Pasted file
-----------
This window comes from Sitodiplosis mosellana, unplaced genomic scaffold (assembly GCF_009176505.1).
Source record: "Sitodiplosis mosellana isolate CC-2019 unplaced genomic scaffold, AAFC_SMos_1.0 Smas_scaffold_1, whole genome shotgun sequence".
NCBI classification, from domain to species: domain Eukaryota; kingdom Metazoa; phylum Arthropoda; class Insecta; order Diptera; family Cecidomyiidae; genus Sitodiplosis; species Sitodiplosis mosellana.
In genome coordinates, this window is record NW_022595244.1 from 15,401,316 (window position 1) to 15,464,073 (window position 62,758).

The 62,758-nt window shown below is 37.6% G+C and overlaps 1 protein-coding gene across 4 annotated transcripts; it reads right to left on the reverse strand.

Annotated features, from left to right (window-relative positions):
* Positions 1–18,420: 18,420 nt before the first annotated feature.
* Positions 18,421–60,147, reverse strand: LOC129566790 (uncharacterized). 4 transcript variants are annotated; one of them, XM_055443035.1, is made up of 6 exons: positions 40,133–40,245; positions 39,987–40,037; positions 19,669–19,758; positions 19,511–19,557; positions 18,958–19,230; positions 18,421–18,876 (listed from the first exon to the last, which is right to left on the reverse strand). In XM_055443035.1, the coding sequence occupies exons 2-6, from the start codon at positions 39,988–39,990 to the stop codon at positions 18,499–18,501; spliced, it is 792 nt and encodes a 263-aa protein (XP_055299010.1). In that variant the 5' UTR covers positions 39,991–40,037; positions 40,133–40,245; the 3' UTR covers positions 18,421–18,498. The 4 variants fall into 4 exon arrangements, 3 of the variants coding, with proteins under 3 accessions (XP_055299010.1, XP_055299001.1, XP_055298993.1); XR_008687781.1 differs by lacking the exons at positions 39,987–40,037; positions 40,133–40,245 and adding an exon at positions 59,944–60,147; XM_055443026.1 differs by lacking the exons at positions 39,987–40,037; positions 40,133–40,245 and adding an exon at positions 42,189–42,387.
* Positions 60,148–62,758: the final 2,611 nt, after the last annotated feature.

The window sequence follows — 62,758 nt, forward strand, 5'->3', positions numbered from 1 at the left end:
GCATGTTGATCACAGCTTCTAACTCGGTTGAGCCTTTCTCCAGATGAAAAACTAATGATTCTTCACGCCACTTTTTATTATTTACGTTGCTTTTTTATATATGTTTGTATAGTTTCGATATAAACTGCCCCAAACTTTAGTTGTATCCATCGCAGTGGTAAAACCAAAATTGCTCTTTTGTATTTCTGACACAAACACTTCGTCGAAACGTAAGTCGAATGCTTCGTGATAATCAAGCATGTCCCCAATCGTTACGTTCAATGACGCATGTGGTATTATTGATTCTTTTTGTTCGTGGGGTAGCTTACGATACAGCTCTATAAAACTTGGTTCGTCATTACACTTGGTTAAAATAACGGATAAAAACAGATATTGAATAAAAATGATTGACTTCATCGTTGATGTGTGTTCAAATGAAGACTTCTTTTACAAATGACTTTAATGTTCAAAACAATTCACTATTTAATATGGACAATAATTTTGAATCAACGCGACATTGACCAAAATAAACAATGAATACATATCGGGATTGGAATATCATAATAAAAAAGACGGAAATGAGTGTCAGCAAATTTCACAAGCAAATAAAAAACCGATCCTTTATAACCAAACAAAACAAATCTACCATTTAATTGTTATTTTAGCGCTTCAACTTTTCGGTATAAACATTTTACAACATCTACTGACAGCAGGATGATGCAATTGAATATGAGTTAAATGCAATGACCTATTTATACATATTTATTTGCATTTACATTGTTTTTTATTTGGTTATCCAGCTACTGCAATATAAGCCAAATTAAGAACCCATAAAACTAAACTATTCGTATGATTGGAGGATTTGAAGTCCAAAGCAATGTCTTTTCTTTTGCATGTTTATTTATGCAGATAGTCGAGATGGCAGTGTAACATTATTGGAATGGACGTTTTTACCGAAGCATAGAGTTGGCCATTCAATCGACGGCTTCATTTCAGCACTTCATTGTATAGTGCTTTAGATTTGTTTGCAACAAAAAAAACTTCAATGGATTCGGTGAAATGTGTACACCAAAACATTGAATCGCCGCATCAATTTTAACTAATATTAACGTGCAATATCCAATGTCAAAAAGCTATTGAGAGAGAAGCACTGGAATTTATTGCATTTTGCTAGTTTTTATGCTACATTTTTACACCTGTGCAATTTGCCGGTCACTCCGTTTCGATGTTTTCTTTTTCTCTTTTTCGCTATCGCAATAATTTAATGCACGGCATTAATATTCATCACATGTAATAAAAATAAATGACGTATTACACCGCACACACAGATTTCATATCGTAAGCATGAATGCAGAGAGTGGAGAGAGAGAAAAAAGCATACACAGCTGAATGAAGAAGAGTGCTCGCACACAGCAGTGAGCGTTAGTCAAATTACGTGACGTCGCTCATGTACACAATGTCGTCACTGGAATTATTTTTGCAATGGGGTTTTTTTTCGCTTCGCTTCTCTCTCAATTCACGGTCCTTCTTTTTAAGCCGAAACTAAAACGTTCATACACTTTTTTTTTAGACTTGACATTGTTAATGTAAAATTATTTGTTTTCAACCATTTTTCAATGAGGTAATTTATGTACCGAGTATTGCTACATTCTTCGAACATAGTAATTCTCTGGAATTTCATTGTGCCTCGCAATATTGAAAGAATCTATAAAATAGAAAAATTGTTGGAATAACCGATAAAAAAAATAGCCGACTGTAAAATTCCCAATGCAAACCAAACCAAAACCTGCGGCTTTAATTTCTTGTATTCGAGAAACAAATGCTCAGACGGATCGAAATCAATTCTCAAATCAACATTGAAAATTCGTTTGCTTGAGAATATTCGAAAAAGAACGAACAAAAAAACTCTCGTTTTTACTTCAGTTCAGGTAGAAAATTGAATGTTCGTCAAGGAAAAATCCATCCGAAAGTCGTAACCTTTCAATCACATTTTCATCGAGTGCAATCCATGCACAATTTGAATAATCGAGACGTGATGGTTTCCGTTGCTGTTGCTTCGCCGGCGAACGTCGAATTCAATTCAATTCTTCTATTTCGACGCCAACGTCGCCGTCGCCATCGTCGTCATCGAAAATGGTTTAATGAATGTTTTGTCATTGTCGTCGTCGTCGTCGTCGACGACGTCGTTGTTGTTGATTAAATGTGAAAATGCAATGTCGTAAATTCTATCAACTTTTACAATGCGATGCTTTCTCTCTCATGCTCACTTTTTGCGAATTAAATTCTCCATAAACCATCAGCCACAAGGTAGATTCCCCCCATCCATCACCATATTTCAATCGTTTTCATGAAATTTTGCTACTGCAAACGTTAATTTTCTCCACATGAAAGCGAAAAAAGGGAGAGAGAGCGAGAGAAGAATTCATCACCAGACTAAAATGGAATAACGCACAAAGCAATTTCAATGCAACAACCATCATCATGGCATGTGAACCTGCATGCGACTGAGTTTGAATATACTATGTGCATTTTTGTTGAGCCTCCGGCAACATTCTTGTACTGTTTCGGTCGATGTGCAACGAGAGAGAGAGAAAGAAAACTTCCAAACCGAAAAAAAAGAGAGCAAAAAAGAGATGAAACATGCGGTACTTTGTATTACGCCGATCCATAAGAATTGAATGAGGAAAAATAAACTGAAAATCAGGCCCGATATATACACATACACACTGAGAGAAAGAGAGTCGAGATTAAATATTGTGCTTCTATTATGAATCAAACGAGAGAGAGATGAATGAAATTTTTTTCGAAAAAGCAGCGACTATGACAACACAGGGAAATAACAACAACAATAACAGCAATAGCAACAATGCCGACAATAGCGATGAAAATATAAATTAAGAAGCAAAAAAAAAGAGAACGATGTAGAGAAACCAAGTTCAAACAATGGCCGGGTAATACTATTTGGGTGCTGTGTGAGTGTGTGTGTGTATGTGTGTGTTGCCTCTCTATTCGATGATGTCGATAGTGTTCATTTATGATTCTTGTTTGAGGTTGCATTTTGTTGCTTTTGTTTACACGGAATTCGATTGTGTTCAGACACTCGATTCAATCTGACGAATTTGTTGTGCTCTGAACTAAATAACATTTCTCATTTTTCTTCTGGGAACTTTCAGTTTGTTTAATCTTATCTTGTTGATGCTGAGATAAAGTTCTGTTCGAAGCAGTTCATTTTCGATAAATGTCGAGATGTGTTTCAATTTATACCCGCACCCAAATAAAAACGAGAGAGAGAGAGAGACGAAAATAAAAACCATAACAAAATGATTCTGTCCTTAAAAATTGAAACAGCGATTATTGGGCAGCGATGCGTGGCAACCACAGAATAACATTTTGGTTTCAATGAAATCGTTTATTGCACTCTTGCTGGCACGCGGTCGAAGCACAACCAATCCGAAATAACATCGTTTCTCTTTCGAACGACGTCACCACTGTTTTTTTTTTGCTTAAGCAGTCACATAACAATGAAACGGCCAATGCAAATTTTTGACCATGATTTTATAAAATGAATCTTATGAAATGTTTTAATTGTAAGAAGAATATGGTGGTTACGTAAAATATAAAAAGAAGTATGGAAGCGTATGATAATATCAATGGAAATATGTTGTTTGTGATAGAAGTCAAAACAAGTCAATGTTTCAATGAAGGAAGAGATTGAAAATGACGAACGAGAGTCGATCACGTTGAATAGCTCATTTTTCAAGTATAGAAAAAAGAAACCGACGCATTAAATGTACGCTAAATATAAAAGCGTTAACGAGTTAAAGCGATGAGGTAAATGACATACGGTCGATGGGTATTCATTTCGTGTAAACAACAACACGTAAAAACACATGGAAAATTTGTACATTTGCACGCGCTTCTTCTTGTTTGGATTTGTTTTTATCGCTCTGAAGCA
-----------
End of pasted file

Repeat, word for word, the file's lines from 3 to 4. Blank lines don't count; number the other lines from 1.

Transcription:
NCBI classification, from domain to species: domain Eukaryota; kingdom Metazoa; phylum Arthropoda; class Insecta; order Diptera; family Cecidomyiidae; genus Sitodiplosis; species Sitodiplosis mosellana.
In genome coordinates, this window is record NW_022595244.1 from 15,401,316 (window position 1) to 15,464,073 (window position 62,758).